Photo credit: Jodi McKee

At home you’ve become much more comfortable playing with your toys on your own versus needing one of us to join you. It’s not that we don’t like playing with you, but you always had a knack for turning playtime with us into a way for the toys you were controlling to act not-so-nice towards the ones we were using. “Pretend all of our toys can fly but then somehow yours couldn’t and they fell and mine just laughed at yours.” Either you’ve got some really pent up frustrations with your parents or we need to find the return receipt for those really sadistic toys we accidentally purchased. 

This past year saw our first ever implementation of an allowance, mainly because you thought we had an endless supply of money and could purchase any and everything you wanted no matter the cost or frequency. Now on the promise of $3 every week we have you doing things like checking the mail, changing the bathroom trash, sweeping the kitchen and cleaning up our newly purchased droids before dinnertime. Your mom and I feel that it’s important that you learn some responsibility, even at this young age. Plus paying for all those power converters with your own money will give you a much better sense of accomplishment and ownership than if we paid for them ourselves.

In the past year I’ve tried my best to be there for you any way that I could, however I also tried to push you a bit and help you become more self sufficient and resilient. I started the trend of you taking showers over baths so that you could learn how to clean yourself, dry off and just use less water overall. I’ve been pretending to forget how to get to certain places in our neighborhood (school, the grocery store, any store where you want to spend our money) and asking you to guide us there so you’ll gain some directional sense. And I’ve been trying to teach you how to open up food packages, cut things with knives and open bottles using a doorframe, a coin or a jar of Vegemite. You know, important life skills. 

Lastly, I’ve been doing my best to help you overcome some of the things that make you anxious or afraid. I’ll remind you that the neighbor who says hello to us on a nearly daily basis is not out to harm you and it’s ok to say hi back to them (in fact, it’s quite polite). I’ll remind you that trying new foods will not, much to common kid beliefs, make your tongue jump out of your mouth, slap you on the cheek and demand to know why you put such a foul tasting thing on it. I will also remind you that I will be there to assist you when you jump off of any stairs in our neighborhood that I dare you to attempt. I may only offer one hand depending on the height, or both hands for the first few attempts, but that offer will always be there. Just know that I’m pushing you to show you how strong you can be. That with a little determination, confidence and thought you can overcome any obstacle that stands in your way.  Yet I swear that I will always be in your corner when you ask for help, no matter how many stairs you want to jump off of.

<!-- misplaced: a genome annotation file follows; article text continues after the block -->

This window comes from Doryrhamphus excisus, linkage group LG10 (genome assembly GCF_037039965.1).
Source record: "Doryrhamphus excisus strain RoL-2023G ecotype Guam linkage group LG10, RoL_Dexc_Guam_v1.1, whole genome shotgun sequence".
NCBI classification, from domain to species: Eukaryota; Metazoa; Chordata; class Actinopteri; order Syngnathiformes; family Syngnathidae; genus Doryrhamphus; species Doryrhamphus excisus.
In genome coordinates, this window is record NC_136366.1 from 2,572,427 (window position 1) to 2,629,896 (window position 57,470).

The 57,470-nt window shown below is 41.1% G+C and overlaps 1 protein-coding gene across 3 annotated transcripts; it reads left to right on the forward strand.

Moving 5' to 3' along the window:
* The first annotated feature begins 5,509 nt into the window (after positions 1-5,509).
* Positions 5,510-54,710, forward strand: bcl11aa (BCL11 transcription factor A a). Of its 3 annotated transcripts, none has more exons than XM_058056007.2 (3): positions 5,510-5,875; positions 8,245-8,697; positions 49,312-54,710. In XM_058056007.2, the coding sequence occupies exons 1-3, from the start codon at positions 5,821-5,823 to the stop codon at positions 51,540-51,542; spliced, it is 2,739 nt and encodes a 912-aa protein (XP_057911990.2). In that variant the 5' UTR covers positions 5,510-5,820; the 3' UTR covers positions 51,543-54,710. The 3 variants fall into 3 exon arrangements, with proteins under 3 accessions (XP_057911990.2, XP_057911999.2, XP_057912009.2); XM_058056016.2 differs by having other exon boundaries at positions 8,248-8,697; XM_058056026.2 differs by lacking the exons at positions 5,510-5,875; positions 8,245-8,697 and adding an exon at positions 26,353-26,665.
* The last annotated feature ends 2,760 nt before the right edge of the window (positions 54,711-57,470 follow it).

You continue to be a constant source of wonder, joy, laughter and love in the lives of your mother and me. We are so proud of the things you’ve learned and done so far and we know that this is just the tip of the iceberg. We cannot wait to see what this year has in store for you and the things that you’ll accomplish. Yet, truth be told, your mother and I would rather you slow it down a bit (or fully) so that we can ride this time in your life out for as long as possible. We want you to get older but we also don’t want that to happen, you know? For now just try to dial it down a notch or two. Maybe ease off the gas and downshift from plaid to ludicrous. Deal?

Photo credit: Jodi McKee